Study methodology
Study Methodology

  • More than 3,200 nonprofit leaders from diverse nonprofit agencies and organizations with budgets of $1 million or more responded to an online survey. They were asked to evaluate the relevance of 13 of the Nonprofit Leadership Alliance’s 17 competencies to today’s nonprofit management and leadership requisite skill set.

  • Key competencies included such skills as Board and Committee Development; Community Outreach/Marketing and Public Relations; Diversity Awareness; Ethics and Values; and Fundraising Principles and Practices.

Study methodology continued
Study Methodology (continued)

  • Respondents were also asked to provide comment, in an open-field format, on the competency’s currency and asked to make suggestions for additional competencies required.

  • A significant percentage of respondents indicated they worked for an organization with a Human Services mission focus (35%).

  • The remainder of respondents represented organizations/agencies with the following mission/focus: Education (17%); Health (10%); Arts, Culture and Humanities (7%); Environmental and Animals (4%); Capacity Building/Management Support (4%);

Study methodology continued1
Study Methodology (continued)

  • Philanthropic/Grant Maker (4%); Membership/Association (4%); Religious-Related (3%); International and Foreign Affairs (1%); and Other (11%).

  • Respondents had hiring authority, input into hiring processes and/or responsibility for training and education within the nonprofit sector.

  • Thirty-five percent (35%) of respondents were at the Executive Director or CEO level. The next highest category of respondents was staff with partial Human Resources responsibilities (11%).

Study methodology continued2
Study Methodology (continued)

  • The majority of respondents worked for organizations with a local purview (43%). Thirty-two percent (32%) reported that their organization had a regional or state purview. Ten percent (10%) worked for an organization with an international purview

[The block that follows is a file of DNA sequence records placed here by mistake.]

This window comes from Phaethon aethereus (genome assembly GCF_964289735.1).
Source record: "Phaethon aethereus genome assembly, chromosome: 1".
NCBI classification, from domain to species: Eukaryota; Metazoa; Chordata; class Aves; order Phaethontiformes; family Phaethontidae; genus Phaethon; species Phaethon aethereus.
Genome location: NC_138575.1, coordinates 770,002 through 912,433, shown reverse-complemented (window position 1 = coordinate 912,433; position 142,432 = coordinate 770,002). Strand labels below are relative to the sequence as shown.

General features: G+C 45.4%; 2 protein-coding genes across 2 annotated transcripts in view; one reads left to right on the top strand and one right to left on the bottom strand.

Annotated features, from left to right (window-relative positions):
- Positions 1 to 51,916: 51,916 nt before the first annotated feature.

• Half of all respondents worked for either large organizations (25% worked at an organization with more than 100 employees) or small organizations (25% worked at an organization with fewer than 10 employees).

Four key findings
Four Key Findings

Analysis of the survey data revealed four key findings:

  • A significant number of the competencies associated with the Nonprofit Leadership Alliance’s certificate remain important to the nonprofit sector.

  • Some of the leadership competencies need to be redefined to reflect the changingcontext of nonprofit organizations.

Key findings continued
Key Findings (continued)

  • A significant commitment to management and leadership development is needed by nonprofit sector organizations.

  • More comprehensive experience-based learning is needed to prepare nonprofit leaders.

Competency rubrics development next steps
Competency Rubrics Development(Next Steps)

  • The Alliance fully recognizes the importance of developing rubrics for our competencies so that no matter which NLA-affiliate academic institution where a student is certified, he or she will be well prepared based on the same set of standards.

  • Our response: With assistance of funds from the Cohen Research Grant, five campus executive directors and two Alliance staffers met for an intense weekend at a bed and breakfast near Slippery Rock University, one of our Affiliate campuses to begin the much needed process of developing rubrics for our 17 competencies.


  • Continued work on rubrics development with a preliminary presentation to Academic and National Nonprofit Partners at the 2012 Alliance Management/Leadership Institute (AMI) in January.

Want to Learn More about the Nonprofit Leadership Alliance?



The Nonprofit Leadership Alliance Certification in Nonprofit Management and Leadership

Get Certified!

Nonprofit Leadership Alliance ®1100 Walnut, Suite 1900 ● Kansas City, MO 64106 ●


© 2010 American Humanics, Inc.